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Streetcars could roll in 3 years

Becker says plans for $50M route to Sugar House on track

Published: Saturday, May 30 2009 12:00 a.m. MDT

Six decades after Salt Lake City packed away its streetcar, the slow-moving transit system could see a Sugar House revival in the next three years, officials say.

The $40 million to $50 million streetcar line from the 2100 South TRAX station to McClelland Street in Sugar House is "on or ahead of schedule," Mayor Ralph Becker said Friday.

The single-track line could eventually be expanded to two tracks and then stretched east to Westminster and north to the University of Utah, said Salt Lake City Councilman Soren Simonsen.

"We want this to be a valley project," said South Salt Lake Mayor Bob Gray.

The "development-oriented transit" line would run through the Market Street development on the city's west side and end near the proposed Granite Block development. The success of either project depends on the other, officials said.

"Development just goes crazy when you put something like this in," Gray said.

The streetcar would travel more slowly than TRAX trains and would stop every other block, said Utah Transit Authority spokesman Gerry Carpenter.

Daphne Perry, who lives along the proposed line, raised concerns Friday about property values and noise levels once the streetcar system is running.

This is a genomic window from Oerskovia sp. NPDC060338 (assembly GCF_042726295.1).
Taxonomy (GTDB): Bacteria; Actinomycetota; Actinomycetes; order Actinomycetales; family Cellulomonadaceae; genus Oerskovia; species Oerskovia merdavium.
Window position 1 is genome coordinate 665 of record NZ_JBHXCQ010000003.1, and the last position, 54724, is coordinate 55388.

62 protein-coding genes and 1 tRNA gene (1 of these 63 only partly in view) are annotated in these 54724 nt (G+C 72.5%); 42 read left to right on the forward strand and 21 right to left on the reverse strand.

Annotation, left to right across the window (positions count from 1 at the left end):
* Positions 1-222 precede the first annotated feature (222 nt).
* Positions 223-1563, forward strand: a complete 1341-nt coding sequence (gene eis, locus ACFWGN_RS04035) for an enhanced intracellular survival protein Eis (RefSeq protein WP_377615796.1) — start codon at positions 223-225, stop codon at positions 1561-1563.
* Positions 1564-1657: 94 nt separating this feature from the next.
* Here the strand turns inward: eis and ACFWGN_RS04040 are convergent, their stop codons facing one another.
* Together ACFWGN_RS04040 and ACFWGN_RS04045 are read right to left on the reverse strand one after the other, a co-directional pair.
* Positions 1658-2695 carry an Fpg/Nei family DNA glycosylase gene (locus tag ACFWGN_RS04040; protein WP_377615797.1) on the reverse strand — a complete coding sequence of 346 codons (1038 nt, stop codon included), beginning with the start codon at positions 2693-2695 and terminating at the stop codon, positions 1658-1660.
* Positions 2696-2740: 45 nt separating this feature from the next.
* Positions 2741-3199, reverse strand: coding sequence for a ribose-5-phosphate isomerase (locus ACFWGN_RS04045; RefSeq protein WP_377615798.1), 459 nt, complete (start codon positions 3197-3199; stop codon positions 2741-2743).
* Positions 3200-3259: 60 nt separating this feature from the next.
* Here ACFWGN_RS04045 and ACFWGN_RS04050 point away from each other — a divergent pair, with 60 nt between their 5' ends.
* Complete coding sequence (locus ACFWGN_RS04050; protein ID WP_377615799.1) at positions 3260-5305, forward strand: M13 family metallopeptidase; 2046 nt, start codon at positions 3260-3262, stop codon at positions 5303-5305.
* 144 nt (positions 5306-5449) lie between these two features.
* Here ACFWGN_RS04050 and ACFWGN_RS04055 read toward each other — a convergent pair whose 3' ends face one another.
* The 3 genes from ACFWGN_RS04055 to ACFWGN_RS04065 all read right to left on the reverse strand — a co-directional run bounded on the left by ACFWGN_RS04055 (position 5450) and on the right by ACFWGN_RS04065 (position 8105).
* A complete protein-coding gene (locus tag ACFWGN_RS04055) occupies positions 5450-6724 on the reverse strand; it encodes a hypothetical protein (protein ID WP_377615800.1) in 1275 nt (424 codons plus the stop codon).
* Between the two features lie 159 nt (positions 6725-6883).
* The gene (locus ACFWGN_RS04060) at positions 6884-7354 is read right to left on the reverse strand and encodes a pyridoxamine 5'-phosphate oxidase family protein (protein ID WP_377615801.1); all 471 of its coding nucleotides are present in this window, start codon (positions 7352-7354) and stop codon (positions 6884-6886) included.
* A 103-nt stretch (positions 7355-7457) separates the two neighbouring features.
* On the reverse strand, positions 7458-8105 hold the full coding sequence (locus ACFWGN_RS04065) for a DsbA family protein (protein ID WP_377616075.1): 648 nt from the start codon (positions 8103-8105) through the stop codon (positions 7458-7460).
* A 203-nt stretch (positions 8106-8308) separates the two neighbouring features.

Keith Bartholomew, a University of Utah urban planning professor and member of UTA's board of trustees, said streetcars typically raise property values — sometimes significantly.

Once the line is in place, Sugar House would have "some of the most exciting and sought-after neighborhoods," Bartholomew said.

Simonsen said the system could reduce traffic near 2100 South and Highland Drive by as much as 20 percent.

The streetcar line would not hinder the progress of the Pratt Trail, an effort to connect Parley's Canyon with the Jordan River Parkway, officials said.

Preliminary engineering studies have been completed for the project, but officials are still looking at funding options. Should the federal government get involved, a lengthy environmental study process could delay the project a year or more.

E-mail: afalk@desnews.com

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